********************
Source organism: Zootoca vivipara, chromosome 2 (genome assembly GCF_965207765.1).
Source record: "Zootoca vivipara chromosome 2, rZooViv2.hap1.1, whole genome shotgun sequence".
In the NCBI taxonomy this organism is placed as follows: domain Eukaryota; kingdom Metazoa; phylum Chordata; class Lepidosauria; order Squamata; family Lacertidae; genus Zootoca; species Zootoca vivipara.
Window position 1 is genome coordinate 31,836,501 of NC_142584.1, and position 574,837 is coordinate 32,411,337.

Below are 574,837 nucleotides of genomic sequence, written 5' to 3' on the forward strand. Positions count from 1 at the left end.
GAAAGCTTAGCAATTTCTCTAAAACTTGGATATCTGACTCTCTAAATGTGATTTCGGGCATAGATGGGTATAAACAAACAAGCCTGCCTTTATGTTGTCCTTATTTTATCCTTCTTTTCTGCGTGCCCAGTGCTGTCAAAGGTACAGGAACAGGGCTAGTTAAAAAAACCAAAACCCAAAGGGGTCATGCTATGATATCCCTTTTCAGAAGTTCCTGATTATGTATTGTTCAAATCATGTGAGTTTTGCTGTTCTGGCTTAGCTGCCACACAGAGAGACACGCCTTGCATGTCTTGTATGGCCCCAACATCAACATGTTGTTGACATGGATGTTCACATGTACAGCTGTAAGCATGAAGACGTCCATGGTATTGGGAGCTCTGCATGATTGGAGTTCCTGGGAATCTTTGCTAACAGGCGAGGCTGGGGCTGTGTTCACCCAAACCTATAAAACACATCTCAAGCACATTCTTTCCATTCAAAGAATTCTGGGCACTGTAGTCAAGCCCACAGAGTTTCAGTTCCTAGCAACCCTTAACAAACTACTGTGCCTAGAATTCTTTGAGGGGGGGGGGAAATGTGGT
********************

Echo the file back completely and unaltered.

Source organism: Zootoca vivipara, chromosome 2 (genome assembly GCF_965207765.1).
Source record: "Zootoca vivipara chromosome 2, rZooViv2.hap1.1, whole genome shotgun sequence".
In the NCBI taxonomy this organism is placed as follows: domain Eukaryota; kingdom Metazoa; phylum Chordata; class Lepidosauria; order Squamata; family Lacertidae; genus Zootoca; species Zootoca vivipara.
Window position 1 is genome coordinate 31,836,501 of NC_142584.1, and position 574,837 is coordinate 32,411,337.

Below are 574,837 nucleotides of genomic sequence, written 5' to 3' on the forward strand. Positions count from 1 at the left end.
GAAAGCTTAGCAATTTCTCTAAAACTTGGATATCTGACTCTCTAAATGTGATTTCGGGCATAGATGGGTATAAACAAACAAGCCTGCCTTTATGTTGTCCTTATTTTATCCTTCTTTTCTGCGTGCCCAGTGCTGTCAAAGGTACAGGAACAGGGCTAGTTAAAAAAACCAAAACCCAAAGGGGTCATGCTATGATATCCCTTTTCAGAAGTTCCTGATTATGTATTGTTCAAATCATGTGAGTTTTGCTGTTCTGGCTTAGCTGCCACACAGAGAGACACGCCTTGCATGTCTTGTATGGCCCCAACATCAACATGTTGTTGACATGGATGTTCACATGTACAGCTGTAAGCATGAAGACGTCCATGGTATTGGGAGCTCTGCATGATTGGAGTTCCTGGGAATCTTTGCTAACAGGCGAGGCTGGGGCTGTGTTCACCCAAACCTATAAAACACATCTCAAGCACATTCTTTCCATTCAAAGAATTCTGGGCACTGTAGTCAAGCCCACAGAGTTTCAGTTCCTAGCAACCCTTAACAAACTACTGTGCCTAGAATTCTTTGAGGGGGGGGGGAAATGTGGT